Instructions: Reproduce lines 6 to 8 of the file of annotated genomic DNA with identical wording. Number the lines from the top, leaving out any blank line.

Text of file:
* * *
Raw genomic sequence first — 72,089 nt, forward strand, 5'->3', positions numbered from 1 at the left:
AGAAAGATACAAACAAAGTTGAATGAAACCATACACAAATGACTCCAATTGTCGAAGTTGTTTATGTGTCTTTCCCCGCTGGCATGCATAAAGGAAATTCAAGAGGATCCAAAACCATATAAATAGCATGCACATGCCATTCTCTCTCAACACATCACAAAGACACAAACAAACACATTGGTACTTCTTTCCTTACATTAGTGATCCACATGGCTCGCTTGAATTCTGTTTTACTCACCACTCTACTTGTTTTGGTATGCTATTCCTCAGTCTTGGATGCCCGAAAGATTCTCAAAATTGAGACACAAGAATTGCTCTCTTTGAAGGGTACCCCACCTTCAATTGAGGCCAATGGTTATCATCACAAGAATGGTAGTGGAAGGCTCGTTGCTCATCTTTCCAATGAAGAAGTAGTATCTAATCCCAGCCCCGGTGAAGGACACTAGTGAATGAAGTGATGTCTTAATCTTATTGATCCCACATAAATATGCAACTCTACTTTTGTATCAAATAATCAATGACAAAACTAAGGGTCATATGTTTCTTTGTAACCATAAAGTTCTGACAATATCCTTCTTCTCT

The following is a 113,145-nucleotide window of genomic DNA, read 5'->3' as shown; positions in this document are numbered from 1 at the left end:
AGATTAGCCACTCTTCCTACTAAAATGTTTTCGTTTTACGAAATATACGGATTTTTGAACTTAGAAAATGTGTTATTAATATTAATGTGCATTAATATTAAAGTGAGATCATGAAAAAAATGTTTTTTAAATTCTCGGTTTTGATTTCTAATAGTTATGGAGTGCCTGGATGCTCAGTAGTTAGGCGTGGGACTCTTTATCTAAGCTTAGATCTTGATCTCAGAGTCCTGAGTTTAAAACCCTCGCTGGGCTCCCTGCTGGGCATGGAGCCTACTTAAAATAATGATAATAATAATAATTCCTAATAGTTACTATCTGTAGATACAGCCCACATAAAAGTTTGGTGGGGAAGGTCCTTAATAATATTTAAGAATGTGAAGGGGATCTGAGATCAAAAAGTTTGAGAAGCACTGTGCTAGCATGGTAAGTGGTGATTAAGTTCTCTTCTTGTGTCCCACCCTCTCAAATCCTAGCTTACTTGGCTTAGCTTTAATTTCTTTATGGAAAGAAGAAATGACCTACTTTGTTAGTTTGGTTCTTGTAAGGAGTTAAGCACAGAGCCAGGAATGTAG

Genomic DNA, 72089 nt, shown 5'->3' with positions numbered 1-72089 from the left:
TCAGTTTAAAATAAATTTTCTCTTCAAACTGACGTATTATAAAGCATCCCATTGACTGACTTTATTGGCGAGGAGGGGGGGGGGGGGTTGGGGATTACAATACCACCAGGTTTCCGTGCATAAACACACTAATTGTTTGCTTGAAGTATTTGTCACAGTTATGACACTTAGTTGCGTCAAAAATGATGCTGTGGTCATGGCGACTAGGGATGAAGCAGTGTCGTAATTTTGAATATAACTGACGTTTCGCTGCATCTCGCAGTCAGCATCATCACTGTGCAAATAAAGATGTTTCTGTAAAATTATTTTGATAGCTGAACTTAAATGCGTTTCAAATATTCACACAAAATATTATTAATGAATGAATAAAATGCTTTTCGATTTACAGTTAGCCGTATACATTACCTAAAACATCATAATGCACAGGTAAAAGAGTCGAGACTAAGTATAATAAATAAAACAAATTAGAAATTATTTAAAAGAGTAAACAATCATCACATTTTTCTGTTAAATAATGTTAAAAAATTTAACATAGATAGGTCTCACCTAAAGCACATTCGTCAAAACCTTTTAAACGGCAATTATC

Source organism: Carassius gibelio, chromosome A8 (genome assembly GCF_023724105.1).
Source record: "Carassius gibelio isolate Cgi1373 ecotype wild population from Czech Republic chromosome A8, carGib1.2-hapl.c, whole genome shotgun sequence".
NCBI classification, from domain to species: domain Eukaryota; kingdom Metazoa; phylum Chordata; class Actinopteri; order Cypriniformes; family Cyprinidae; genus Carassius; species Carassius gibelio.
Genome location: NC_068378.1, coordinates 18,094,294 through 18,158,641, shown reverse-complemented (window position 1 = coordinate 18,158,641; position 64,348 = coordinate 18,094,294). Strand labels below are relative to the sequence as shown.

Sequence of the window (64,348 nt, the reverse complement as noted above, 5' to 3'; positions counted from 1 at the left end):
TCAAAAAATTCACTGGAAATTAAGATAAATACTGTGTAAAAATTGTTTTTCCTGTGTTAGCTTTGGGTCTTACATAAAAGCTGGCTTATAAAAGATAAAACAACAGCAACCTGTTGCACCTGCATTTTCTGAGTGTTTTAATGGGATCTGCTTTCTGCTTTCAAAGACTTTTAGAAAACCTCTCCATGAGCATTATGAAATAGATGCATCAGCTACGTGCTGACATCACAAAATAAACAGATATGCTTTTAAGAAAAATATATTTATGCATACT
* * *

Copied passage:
TCAGTTTAAAATAAATTTTCTCTTCAAACTGACGTATTATAAAGCATCCCATTGACTGACTTTATTGGCGAGGAGGGGGGGGGGGGGTTGGGGATTACAATACCACCAGGTTTCCGTGCATAAACACACTAATTGTTTGCTTGAAGTATTTGTCACAGTTATGACACTTAGTTGCGTCAAAAATGATGCTGTGGTCATGGCGACTAGGGATGAAGCAGTGTCGTAATTTTGAATATAACTGACGTTTCGCTGCATCTCGCAGTCAGCATCATCACTGTGCAAATAAAGATGTTTCTGTAAAATTATTTTGATAGCTGAACTTAAATGCGTTTCAAATATTCACACAAAATATTATTAATGAATGAATAAAATGCTTTTCGATTTACAGTTAGCCGTATACATTACCTAAAACATCATAATGCACAGGTAAAAGAGTCGAGACTAAGTATAATAAATAAAACAAATTAGAAATTATTTAAAAGAGTAAACAATCATCACATTTTTCTGTTAAATAATGTTAAAAAATTTAACATAGATAGGTCTCACCTAAAGCACATTCGTCAAAACCTTTTAAACGGCAATTATC

Source organism: Carassius gibelio, chromosome A8 (genome assembly GCF_023724105.1).
Source record: "Carassius gibelio isolate Cgi1373 ecotype wild population from Czech Republic chromosome A8, carGib1.2-hapl.c, whole genome shotgun sequence".